Speaker names can be switched on, and background opacity can be altered, as well as size of subtitles being increased too, with ambient chat bubbles able to be switched on to highlight background conversations in the world as text.

The largest subtitle size available is fairly average. It’s not the largest I’ve seen, but it’s certainly not the worst that a game has ever offered. The option also exists to change all text into capital letters, which for some users may improve legibility.

Unfortunately, subtitle timings are often not well synced to spoken dialogue at all, either appearing considerably before dialogue, or considerably after dialogue. So, for players like myself who use subtitles in conjunction with audio, the experience of reading along with dialogue may be distracting.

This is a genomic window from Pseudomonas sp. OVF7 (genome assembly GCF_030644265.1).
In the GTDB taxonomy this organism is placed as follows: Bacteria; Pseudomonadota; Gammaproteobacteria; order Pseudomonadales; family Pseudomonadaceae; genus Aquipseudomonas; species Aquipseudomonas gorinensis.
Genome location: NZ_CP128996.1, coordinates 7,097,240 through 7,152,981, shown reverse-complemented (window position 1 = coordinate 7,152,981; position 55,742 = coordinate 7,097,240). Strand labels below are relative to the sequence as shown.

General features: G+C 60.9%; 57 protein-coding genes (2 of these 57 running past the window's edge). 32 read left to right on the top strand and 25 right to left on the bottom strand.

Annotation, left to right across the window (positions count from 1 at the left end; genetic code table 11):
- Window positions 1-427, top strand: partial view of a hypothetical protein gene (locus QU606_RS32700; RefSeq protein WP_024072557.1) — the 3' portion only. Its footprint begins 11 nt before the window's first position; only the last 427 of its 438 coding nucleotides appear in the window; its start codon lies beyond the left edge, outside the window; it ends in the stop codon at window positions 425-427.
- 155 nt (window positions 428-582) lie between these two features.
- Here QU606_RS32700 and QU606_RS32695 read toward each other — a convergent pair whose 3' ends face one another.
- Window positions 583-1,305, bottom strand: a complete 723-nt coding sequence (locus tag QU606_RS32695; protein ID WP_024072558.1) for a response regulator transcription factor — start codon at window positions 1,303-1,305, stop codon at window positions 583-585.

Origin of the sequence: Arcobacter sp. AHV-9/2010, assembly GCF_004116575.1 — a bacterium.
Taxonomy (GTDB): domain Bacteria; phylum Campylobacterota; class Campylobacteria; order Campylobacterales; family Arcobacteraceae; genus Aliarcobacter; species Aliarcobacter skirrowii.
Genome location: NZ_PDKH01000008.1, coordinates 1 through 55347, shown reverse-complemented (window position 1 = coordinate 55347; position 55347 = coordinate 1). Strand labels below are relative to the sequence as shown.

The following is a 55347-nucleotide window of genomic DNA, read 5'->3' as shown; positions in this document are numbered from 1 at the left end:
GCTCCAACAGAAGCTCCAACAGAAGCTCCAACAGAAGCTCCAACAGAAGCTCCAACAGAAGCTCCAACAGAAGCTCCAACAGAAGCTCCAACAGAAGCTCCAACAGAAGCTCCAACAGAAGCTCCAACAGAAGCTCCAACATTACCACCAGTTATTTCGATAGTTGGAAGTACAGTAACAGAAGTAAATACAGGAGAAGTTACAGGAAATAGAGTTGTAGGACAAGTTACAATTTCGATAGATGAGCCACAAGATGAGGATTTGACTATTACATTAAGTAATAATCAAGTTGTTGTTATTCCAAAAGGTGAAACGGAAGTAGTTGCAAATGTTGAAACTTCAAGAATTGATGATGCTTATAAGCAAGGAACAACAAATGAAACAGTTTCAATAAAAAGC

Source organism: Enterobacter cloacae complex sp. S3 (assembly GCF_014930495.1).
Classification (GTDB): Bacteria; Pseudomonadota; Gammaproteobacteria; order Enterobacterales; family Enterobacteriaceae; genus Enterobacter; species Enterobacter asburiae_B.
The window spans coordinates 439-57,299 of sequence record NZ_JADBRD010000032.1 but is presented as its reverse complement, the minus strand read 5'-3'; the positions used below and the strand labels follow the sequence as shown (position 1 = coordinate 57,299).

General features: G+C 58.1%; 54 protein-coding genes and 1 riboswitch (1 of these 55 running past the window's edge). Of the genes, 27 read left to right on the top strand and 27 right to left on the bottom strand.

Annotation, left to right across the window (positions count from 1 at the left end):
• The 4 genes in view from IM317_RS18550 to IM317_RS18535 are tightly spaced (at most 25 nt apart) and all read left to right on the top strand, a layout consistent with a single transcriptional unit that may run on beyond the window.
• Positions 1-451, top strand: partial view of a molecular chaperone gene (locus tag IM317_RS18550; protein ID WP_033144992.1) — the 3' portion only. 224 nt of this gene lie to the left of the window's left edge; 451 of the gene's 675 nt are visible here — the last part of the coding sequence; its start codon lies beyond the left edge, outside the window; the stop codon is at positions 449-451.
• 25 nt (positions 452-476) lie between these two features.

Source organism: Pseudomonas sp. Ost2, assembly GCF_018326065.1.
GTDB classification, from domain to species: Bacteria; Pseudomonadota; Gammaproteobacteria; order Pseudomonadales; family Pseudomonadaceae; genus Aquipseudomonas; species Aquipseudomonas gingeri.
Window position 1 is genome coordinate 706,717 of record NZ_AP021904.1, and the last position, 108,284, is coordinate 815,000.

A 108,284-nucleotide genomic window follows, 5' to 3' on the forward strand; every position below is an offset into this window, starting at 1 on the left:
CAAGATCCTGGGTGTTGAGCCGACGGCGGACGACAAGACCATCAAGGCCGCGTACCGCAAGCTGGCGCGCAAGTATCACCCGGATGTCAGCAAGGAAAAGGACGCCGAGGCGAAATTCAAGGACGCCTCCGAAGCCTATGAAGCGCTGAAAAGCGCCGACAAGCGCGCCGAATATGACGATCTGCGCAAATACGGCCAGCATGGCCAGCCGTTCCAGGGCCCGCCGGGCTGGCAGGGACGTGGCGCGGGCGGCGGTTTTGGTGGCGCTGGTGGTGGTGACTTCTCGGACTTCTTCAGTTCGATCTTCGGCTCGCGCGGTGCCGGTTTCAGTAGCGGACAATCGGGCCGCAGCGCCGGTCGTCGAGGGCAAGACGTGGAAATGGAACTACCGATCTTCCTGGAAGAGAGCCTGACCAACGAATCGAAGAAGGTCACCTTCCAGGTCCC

In the gameplay accessibility menu, Saints Row allows for automatically succeeding at in-game Quick Time Events, or disabling timers for their completion entirely. The game also allows for the maximum speed of vehicles to be lowered, if driving sections are too fast and hectic to keep up with, and for more forgiving difficulty on time limited quests.

Lastly, let’s discuss the Visual and UI focused accessibility settings menus, which contains, among other options, support for High Contrast Mode.

High contrast mode in Saints Row is definitely less feature complete than some of the PlayStation exclusive titles that we’ve previously discussed on this show, but it is still very beneficial to see added to the game, and I think that its execution is really interesting in its own right.

Unlike the implementation recently seen in God of War: Ragnarok, Saints Row doesn’t offer players any customizability for the colours used in their high contrast experience.